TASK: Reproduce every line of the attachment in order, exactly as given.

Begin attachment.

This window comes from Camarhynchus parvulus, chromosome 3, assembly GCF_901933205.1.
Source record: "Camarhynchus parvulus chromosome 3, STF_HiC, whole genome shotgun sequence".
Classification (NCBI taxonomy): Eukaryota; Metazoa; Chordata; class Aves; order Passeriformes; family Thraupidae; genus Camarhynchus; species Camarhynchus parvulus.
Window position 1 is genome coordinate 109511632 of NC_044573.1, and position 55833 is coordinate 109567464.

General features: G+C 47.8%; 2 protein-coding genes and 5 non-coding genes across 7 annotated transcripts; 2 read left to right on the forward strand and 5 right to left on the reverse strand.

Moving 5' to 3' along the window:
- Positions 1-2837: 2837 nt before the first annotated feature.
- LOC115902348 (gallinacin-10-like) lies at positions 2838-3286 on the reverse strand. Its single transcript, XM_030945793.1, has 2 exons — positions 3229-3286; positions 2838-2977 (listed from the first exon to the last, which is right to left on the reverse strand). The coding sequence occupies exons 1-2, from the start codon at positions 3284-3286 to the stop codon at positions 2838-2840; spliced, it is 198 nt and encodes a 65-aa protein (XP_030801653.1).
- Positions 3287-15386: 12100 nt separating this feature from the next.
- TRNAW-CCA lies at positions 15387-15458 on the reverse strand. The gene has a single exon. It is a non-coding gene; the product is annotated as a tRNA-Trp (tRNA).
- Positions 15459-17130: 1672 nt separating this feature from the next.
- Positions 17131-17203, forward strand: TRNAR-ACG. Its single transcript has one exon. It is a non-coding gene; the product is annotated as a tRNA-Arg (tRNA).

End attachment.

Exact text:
This window comes from Camarhynchus parvulus, chromosome 3, assembly GCF_901933205.1.
Source record: "Camarhynchus parvulus chromosome 3, STF_HiC, whole genome shotgun sequence".
Classification (NCBI taxonomy): Eukaryota; Metazoa; Chordata; class Aves; order Passeriformes; family Thraupidae; genus Camarhynchus; species Camarhynchus parvulus.
Window position 1 is genome coordinate 109511632 of NC_044573.1, and position 55833 is coordinate 109567464.

General features: G+C 47.8%; 2 protein-coding genes and 5 non-coding genes across 7 annotated transcripts; 2 read left to right on the forward strand and 5 right to left on the reverse strand.

Moving 5' to 3' along the window:
- Positions 1-2837: 2837 nt before the first annotated feature.
- LOC115902348 (gallinacin-10-like) lies at positions 2838-3286 on the reverse strand. Its single transcript, XM_030945793.1, has 2 exons — positions 3229-3286; positions 2838-2977 (listed from the first exon to the last, which is right to left on the reverse strand). The coding sequence occupies exons 1-2, from the start codon at positions 3284-3286 to the stop codon at positions 2838-2840; spliced, it is 198 nt and encodes a 65-aa protein (XP_030801653.1).
- Positions 3287-15386: 12100 nt separating this feature from the next.
- TRNAW-CCA lies at positions 15387-15458 on the reverse strand. The gene has a single exon. It is a non-coding gene; the product is annotated as a tRNA-Trp (tRNA).
- Positions 15459-17130: 1672 nt separating this feature from the next.
- Positions 17131-17203, forward strand: TRNAR-ACG. Its single transcript has one exon. It is a non-coding gene; the product is annotated as a tRNA-Arg (tRNA).